This was a newspaper column in late December, 2013, hence the choice of poem below. I have been dilatory in updating this blog, but busy writing and researching new things.
Back in the fall, the Melrose Methodist Church celebrated its 160th Anniversary. Thanks to a correspondent, I have more to add to the history of the Church. Christopher Phillipo directed me to the Reverend Joseph C. Booth. He was a Methodist minister, and as was typical of the sect, spent just a couple of years at each church to which he was assigned. Booth was minister at Melrose from just 1912-1913, but must have found something here which attracted him, as when he retired in 1927, it was to Avenue A.
Joseph Booth was born in Gursley, England, about 1864. He attended school there, and emigrated to the U.S. in 1893. Perhaps he had already met his future wife in England, as he married Elizabeth Ambrose, born in Cambridge, England, in 1895, shortly after she emigrated. As I said, Methodist policy was to move its ministers frequently, and move Joseph and Elizabeth did. He was a minister in Redford, near Saranac, NY in 1894, Elizabethtown from 1895-1898; Schuyler Falls from 1899-1900, Chazy from 1900-1905, Warrensburg from 1906-1908, Williamstown, Massachusetts from 1909-1911, Melrose from 1912-1913, Mayfield from 1914-1918, Waterford from 1919-1921, Troy from 1922-1924, and Brandon, Vermont from 1925-1927.
Early in their marriage, Joseph and Elizabeth had a child who died. About 1912, her father, William Ambrose, aged 69, and sister, Sarah, 42, moved in with the couple. Though Joseph and Elizabeth became U.S. citizens in 1911, William and Sarah did not. The 1930 census showed them in retirement in Melrose, owning a home worth $1800, living next door to George Strait, the Methodist minister. The Straits would have lived in what is now the Halloran Home on Avenue A. William was now 84. Elizabeth died in 1936, her obituary reporting that “she had been in ill health for about 42 years.” Shortly after, Joseph married his sister-in-law Sarah. He died in 1942 and she in 1949. All are buried in Elmwood Cemetery, their names on the same stone.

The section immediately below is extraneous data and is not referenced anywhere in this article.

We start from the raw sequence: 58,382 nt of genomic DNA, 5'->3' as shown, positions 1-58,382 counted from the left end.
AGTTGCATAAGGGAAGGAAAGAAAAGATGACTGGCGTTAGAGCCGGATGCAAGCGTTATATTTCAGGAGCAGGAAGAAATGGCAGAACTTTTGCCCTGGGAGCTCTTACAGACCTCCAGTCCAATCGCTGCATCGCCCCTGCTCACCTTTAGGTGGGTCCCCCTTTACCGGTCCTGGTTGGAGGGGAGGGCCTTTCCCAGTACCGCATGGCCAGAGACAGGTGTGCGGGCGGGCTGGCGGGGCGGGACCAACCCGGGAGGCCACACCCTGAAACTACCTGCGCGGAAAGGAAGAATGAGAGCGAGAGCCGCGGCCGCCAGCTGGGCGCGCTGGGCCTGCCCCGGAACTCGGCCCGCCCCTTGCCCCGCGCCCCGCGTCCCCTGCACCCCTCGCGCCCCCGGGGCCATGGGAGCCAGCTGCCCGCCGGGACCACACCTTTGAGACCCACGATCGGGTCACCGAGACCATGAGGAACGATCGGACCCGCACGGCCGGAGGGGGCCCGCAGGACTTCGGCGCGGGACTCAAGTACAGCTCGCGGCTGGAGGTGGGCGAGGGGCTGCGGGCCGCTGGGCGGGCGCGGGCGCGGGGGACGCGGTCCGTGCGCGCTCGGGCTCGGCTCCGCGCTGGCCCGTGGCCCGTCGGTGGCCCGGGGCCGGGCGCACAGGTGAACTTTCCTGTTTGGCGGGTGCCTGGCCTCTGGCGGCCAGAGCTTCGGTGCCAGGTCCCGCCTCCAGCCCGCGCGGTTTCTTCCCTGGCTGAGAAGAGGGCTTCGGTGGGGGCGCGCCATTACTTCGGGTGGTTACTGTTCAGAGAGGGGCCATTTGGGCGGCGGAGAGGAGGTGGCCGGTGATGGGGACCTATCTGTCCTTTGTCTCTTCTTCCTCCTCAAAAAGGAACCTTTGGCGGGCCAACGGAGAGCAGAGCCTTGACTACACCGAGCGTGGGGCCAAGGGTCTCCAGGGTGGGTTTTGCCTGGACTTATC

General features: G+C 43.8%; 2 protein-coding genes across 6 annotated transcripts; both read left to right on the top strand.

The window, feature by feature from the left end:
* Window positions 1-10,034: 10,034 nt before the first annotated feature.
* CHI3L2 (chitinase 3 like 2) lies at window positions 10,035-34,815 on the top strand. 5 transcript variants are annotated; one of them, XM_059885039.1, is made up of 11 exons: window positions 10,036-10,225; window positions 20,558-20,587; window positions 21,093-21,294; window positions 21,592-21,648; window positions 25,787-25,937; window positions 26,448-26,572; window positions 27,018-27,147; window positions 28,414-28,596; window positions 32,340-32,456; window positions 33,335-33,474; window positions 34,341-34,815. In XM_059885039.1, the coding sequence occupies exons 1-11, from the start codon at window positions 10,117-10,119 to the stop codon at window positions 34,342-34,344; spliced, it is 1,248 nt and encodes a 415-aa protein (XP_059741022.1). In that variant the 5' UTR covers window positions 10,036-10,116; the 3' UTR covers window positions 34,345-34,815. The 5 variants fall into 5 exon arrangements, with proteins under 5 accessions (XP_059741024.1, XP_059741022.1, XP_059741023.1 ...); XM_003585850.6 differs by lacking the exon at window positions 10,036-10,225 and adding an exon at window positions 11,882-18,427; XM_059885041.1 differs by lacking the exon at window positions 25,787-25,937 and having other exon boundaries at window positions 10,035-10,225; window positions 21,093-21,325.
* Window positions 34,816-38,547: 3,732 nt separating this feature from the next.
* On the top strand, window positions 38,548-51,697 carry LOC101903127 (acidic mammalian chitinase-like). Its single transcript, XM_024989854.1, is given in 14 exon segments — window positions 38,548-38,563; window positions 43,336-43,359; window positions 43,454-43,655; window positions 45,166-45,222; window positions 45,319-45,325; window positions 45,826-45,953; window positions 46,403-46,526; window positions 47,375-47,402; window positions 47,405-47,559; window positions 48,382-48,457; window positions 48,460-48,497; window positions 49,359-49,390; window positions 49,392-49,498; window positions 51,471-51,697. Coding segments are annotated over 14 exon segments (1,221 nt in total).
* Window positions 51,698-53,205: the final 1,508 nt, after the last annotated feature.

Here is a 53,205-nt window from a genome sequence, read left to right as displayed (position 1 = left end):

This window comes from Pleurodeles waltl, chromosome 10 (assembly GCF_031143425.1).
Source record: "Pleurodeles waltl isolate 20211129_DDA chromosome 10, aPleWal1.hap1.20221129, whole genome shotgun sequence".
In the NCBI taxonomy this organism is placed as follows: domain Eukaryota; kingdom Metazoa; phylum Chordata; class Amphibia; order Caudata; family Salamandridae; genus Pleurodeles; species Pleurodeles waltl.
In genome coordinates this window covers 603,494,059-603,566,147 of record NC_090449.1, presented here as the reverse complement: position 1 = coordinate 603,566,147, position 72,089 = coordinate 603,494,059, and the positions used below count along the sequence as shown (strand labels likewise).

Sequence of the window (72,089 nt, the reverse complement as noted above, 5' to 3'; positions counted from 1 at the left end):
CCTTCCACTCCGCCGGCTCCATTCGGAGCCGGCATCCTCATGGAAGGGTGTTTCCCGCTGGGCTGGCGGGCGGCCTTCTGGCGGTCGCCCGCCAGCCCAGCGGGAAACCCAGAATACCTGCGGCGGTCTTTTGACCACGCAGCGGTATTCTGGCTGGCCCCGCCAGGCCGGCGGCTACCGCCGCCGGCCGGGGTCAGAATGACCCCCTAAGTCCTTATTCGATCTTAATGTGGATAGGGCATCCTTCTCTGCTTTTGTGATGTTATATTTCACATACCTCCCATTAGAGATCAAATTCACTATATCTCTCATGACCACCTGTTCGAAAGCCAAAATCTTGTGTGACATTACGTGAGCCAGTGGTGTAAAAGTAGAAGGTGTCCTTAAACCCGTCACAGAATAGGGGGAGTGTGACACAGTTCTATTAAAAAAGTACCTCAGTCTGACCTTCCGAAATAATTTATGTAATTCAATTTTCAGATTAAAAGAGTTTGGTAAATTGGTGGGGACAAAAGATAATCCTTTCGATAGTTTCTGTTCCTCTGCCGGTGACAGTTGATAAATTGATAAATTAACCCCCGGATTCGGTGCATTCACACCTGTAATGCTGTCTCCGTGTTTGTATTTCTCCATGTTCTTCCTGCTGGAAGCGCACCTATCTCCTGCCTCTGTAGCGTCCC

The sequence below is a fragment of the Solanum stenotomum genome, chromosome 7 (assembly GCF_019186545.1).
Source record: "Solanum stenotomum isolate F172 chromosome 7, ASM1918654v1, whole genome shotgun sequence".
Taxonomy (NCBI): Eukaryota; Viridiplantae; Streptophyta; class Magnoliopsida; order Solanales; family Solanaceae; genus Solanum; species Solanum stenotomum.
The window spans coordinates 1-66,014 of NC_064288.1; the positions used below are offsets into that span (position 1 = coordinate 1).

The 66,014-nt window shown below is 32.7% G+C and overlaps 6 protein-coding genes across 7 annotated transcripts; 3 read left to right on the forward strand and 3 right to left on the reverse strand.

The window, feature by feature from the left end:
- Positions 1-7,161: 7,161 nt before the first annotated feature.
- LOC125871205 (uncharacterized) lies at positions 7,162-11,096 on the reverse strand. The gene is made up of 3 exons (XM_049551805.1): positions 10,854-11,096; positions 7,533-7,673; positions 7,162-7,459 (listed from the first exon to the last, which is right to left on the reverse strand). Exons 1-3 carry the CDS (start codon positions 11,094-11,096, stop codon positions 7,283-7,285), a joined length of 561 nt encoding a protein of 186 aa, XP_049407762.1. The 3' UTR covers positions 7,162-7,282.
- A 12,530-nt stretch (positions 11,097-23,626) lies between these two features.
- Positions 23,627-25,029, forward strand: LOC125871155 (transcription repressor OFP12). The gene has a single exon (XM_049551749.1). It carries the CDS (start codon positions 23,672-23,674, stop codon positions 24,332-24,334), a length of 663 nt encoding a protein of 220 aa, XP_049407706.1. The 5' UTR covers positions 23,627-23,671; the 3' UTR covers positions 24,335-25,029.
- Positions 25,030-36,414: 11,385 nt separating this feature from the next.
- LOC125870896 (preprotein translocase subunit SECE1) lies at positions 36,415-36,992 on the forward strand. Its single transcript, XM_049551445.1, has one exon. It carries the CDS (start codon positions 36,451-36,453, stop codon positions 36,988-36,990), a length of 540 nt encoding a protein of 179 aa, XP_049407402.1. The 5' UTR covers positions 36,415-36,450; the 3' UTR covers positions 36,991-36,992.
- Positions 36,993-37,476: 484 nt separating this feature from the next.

In addition to being a minister, Joseph was a poet. About 1915, The Troy “Times” began to publish his poems. Mr. Phillipo links to about 20 of them on his blog: http://doesnotevenrhyme.blogspot.com. I felt the following poem was particularly appropriate for this time of the year.
“Father Christmas!” by Rev. Joseph C. Booth (1927)
Old Father Christmas, bending ‘neath the weight
Of centuries, comes down his frozen track,
With variegated gifts piled in his pack,
The birthday of the Christ to celebrate.
In honor of this great, eventful date,
Let us, in preparation, show no lack;
Let not our heart be cold, our hands be slack,
But joyfully responsive and elate.
In harmony with God’s stupendous gift,
With self-denying efforts crown the day;
The hungry feed, financial burdens lift
And drive the pangs of poverty away;
Hail, Father Christmas, may thy coming prove
A glad memorial of redeeming love!
Melrose, N. Y.
Troy Times. December 24, 1927: 20 col 2.